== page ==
Here’s every One Flew Over The Cuckoo’s Nest references in Ratched. In order to understand the references in Ratched, one needs to delve into Nurse Ratched’s history in the realm of literature and cinema, namely Ken Kesey’s 1962 novel and Miloš Forman’s 1975 adaptation starring Jack Nicholson as Randle McMurphy. Ratched traces back the narrative trajectory of Nurse Mildred Ratched, who has been hailed as one of the greatest movie villains of all time due to her cold-hearted demeanor and need to control the workings of the psychiatric hospital she oversees as Head Nurse.
Set 16 years before the events of Cuckoo’s Nest, Ratched follows the titular character (Sarah Paulson), who is fresh off her years as an Army nurse during World War II. However, apart from Paulson’s character, the series branches into wildly varying directions, introducing a horde of new characters that trigger the narrative. As Ratched is a prequel to the events of Cuckoo’s Nest, director Ryan Murphy wanted to span the story across three more seasons. While there is no word on when or if those seasons will ever arrive on Netflix, there are Cuckoo’s Nest references in Ratched from both source materials, especially Ratched’s motivations that drive her throughout the show.
Critique Of Psychiatric Techniques Of The 1960s
Written in 1959 during the Civil Rights Movement, One Flew Over The Cuckoo’s Nest is a scathing critique of how psychiatry was approached in America during the time. The various authorities that control individual freedom in mental institutions are referred to as “The Combine,” treating patients as cogs in a machine. The Cuckoo’s Nest references in Ratched show subtle, deeply-entrenched coerciveness exists in the character of Dr. Richard Hanover, who conducts heinous experiments on patients at Lucia State Hospital. Like in One Flew Over the Cuckoo’s Nest, the ultimate authority of “The Combine” is personified by Nurse Ratched herself, who manipulates patients and hospital staff alike to rise through the ranks of the institution.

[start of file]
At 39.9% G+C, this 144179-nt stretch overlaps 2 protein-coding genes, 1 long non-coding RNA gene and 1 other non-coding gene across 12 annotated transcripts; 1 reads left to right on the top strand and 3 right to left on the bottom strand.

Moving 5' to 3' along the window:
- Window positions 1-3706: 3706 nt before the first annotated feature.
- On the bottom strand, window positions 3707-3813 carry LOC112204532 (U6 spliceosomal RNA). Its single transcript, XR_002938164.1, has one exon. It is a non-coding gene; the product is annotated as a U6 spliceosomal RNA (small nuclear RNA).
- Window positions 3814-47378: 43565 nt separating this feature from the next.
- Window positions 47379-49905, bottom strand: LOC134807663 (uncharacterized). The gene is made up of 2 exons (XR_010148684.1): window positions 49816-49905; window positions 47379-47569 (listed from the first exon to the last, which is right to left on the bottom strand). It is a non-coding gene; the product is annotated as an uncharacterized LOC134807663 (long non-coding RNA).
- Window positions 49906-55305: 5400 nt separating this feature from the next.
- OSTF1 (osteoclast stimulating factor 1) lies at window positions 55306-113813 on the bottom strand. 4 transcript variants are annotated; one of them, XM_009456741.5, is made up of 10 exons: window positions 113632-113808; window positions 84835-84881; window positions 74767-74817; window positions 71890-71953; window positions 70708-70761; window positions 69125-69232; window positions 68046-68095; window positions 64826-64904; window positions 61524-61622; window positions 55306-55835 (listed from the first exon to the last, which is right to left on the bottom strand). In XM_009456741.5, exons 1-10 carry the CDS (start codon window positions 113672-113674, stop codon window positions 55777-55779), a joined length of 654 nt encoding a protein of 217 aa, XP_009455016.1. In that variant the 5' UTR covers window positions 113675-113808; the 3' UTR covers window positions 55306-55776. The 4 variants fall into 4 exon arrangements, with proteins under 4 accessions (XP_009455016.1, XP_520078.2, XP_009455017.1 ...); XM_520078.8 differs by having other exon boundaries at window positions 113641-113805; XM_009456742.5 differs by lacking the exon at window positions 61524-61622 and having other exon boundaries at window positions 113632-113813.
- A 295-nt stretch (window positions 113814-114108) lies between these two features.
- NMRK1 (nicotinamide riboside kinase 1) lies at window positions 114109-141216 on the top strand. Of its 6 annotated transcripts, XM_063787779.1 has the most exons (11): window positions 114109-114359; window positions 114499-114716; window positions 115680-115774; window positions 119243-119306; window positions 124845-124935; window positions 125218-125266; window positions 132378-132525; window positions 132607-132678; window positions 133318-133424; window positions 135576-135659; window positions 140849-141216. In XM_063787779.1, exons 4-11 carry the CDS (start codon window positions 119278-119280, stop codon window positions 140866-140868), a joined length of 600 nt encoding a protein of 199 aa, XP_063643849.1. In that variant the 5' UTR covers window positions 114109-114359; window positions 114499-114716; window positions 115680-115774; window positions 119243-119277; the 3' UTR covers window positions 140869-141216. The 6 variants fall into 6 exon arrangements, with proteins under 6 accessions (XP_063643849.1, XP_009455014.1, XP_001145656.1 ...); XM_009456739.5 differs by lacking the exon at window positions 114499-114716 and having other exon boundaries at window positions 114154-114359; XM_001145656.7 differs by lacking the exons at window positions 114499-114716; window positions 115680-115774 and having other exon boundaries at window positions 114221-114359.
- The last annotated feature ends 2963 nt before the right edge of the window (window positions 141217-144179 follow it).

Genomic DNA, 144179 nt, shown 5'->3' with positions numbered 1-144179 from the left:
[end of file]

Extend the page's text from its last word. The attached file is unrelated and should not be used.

It is also interesting to note that the novel presents mental institutions as instruments of oppression, a kind of torture chamber with invisible forms of discipline that rob away remnants of individuality. This is exemplified in the fate of McMurphy, who pays the price of standing up to Ratched’s autocratic cruelty by undergoing a lobotomy at the end of the film. As lobotomy is Midred’s ultimate weapon against McMurphy or anyone who dares to subvert her established order, Ratched sets up the scene for the same heavily, which will ultimately give way to Nurse Ratcheds bruising, sadistic standard of medical care for which she’s known.
The Set Design And Aesthetic Of Lucia State Hospital
The introduction of McMurphy in Cuckoo’s Nest allows audiences a peek beneath Nurse Ratched’s layered persona. Through McMurphy’s interactions with the patients, one understands who Ratched really is and what she stands for. From referencing her as “Big Nurse,” which is a play on the Orwellian Big Brother, to revealing her pleasure in restricting patients’ access to necessities, McMurphy, along with the narrator, Chief, conjures the prison-like atmosphere and dread that pervades the institution. These Cuckoo’s Nest references in Ratched were captured through the hospital’s set design, along with Mildred’s wardrobe, which consists of raw jewel tones that are mirrored by the hospital’s partitions, window remedies, and floors.